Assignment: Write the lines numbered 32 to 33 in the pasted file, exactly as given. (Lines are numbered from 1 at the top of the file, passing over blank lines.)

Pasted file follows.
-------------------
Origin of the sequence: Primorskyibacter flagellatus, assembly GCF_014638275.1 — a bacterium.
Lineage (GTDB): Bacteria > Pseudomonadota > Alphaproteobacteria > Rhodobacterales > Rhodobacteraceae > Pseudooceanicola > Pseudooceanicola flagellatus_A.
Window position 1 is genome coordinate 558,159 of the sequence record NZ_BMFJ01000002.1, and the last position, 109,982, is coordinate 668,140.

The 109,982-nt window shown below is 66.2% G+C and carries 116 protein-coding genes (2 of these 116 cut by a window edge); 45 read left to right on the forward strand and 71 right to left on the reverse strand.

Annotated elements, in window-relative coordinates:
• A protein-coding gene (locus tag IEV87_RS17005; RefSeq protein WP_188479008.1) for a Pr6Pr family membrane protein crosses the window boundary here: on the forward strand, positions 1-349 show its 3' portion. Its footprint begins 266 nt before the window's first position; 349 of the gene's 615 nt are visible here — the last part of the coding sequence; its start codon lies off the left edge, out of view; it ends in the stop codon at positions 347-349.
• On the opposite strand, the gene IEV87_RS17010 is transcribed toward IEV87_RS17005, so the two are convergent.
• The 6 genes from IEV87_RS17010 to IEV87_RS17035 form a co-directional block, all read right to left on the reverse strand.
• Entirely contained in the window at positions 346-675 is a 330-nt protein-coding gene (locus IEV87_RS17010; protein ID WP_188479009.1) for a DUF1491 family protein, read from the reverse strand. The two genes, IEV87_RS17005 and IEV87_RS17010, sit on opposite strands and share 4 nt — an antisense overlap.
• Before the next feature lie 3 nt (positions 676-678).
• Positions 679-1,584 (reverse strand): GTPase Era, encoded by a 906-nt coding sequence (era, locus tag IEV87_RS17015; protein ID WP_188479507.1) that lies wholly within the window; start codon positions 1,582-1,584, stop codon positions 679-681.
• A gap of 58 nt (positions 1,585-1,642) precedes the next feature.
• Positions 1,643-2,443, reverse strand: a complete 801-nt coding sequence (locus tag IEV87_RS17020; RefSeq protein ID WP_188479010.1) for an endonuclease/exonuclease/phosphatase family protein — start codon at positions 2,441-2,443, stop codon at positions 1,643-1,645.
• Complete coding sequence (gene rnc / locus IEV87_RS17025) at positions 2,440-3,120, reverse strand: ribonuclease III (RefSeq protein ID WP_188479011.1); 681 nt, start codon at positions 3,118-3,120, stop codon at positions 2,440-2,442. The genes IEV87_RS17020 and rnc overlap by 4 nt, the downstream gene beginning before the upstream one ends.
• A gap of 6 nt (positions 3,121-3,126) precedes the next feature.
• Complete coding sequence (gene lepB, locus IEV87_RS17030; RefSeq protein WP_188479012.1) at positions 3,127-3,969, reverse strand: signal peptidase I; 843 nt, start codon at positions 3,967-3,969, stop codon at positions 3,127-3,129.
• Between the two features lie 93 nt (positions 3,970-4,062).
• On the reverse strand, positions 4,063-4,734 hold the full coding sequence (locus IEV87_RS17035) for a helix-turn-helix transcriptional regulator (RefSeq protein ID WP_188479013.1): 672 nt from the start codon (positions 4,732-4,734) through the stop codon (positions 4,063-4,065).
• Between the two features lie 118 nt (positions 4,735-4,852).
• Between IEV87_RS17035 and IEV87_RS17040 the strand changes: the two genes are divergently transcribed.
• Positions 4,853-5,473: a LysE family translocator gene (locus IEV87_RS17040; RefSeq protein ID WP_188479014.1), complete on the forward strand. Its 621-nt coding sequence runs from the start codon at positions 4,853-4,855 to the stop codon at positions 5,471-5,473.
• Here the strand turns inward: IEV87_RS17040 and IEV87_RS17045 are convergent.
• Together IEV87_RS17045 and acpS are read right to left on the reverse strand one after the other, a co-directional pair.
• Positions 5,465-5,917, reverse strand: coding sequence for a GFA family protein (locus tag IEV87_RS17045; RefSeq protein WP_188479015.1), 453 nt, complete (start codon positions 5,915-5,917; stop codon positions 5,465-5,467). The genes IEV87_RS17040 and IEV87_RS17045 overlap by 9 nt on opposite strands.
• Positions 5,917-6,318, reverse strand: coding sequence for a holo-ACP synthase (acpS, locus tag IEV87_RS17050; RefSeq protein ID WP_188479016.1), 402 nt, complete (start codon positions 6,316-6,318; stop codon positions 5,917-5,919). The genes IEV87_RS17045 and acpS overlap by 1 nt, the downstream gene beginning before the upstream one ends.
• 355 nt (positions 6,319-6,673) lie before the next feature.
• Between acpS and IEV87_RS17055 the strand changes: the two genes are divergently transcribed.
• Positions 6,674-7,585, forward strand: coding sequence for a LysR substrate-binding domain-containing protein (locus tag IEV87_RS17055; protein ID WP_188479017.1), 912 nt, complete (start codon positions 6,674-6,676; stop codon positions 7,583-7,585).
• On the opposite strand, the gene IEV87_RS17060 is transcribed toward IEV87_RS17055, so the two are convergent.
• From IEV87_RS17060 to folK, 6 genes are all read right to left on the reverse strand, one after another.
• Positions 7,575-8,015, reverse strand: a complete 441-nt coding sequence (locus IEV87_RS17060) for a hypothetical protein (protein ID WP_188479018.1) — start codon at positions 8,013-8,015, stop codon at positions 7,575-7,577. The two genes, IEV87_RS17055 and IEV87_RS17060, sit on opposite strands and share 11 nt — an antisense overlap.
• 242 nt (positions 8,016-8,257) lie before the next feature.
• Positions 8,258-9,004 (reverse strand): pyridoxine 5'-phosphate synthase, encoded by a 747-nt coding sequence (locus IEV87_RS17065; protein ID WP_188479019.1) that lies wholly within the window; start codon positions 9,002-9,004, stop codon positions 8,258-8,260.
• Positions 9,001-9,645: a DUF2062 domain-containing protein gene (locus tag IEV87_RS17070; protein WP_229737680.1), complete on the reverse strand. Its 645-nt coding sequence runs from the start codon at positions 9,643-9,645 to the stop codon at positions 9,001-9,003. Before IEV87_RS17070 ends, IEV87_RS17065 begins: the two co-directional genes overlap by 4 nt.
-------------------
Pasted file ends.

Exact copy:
• 242 nt (positions 8,016-8,257) lie before the next feature.
• Positions 8,258-9,004 (reverse strand): pyridoxine 5'-phosphate synthase, encoded by a 747-nt coding sequence (locus IEV87_RS17065; protein ID WP_188479019.1) that lies wholly within the window; start codon positions 9,002-9,004, stop codon positions 8,258-8,260.